Shrek2: #1 all-time biggest box office. The green Shrek heroically foils the evil, rich white King Harold. Shrek 1 was the same: The heroic green Shrek beats the evil, white, rich Lord.

Note that in both of these movies as well as in, for example, Frozen The Little Mermaid, and Beauty and the Beast below, the filmmaker made the villain a member of royalty--an atavistic tiny group that obtained their money without effort. That not only maximizes the viewers' antipathy toward them but implies to naive children that most wealth is obtained unfairly—class warfare starts young.

Finding Nemo, #2 all-time box office. The dark blue fish (Ellen De Generes) saves a lighter-skinned male clownfish.

Finding Dory. #3 all-time box-office. The dark blue fish (Ellen De Generes) finds her family despite the bad moves by the inferior (and lighter-skinned males) Hank and Marlin.

Toy Story 3: #4 all-time box office. The heroes are three males and three females. The villain Is Lotso, the cruel white male (Ned Beatty) boss at a child-care center.

Monsters Inc. #5 all-time box office. Mary and Roz foil the evil Henry J. Waternoose and James P. Sullivan.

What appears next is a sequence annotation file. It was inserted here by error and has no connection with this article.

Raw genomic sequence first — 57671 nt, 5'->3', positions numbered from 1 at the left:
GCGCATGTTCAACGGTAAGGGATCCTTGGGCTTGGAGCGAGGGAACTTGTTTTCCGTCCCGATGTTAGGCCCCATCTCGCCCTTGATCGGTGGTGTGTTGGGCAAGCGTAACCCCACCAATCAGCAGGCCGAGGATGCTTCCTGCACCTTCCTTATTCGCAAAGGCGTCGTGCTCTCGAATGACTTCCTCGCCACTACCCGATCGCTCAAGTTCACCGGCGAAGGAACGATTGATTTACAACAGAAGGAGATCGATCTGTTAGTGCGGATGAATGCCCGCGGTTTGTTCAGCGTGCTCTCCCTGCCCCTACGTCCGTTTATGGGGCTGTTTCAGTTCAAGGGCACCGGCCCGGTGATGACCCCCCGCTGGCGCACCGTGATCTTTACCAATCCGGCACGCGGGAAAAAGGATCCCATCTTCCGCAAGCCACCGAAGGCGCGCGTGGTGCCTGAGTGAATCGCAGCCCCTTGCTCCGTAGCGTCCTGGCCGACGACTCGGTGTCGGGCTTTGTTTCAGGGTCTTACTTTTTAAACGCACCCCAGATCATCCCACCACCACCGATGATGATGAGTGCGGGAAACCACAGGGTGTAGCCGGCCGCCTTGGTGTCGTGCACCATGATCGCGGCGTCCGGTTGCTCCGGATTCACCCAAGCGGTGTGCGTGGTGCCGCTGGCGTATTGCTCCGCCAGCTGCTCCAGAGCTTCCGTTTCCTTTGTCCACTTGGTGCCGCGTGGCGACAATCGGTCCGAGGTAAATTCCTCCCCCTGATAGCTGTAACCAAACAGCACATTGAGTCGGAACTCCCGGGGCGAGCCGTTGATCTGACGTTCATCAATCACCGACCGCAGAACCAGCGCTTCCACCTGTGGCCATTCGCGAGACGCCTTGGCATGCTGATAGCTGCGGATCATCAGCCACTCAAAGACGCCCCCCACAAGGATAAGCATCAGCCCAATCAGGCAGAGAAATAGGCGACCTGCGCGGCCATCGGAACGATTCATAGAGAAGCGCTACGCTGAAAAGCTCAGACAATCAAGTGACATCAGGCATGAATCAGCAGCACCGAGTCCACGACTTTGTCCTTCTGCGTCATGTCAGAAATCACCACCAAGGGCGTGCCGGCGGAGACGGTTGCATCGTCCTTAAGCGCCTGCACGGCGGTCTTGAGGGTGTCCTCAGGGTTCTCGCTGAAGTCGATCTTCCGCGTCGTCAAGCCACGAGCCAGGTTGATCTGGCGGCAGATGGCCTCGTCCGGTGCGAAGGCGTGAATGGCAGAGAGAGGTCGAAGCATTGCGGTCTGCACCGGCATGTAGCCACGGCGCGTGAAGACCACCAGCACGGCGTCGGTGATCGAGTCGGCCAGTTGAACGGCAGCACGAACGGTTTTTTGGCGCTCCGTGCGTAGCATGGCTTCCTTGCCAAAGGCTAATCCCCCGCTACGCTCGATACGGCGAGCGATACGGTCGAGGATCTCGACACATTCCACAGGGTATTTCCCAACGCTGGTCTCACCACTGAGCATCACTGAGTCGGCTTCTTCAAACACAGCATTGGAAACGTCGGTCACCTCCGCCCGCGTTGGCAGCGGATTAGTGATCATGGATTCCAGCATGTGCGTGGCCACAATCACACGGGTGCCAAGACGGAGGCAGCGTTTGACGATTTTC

Frozen. #6 all-time box office. Elsa (Idina Menzel) conquers the evil, white, rich Duke and Hans.

Other wildly popular children’s cartoon movies of the last two decades:

Beauty and the Beast. Belle spurns the idiotic white male hunter Gaston and spunkily fights against the white men’s belief that the dark-skinned Beast is evil and must be destroyed. She recognizes that a kindly person lies within the Beast and tames him.

Pocahontas. She is the tattooed, Native American equivalent of Belle.

The Little Mermaid. The mermaid sacrifices her life rather than kill the inferior, elitist, white, rich prince.

Inside Out. Kaitlyn Dias conquers the voices within, the worst of which was Anger, played by a white male.

Mulan. The Asian woman, Mulan, triumphs over a misogynistic patriarchal regime to become a warrior who destroys the Huns, all men.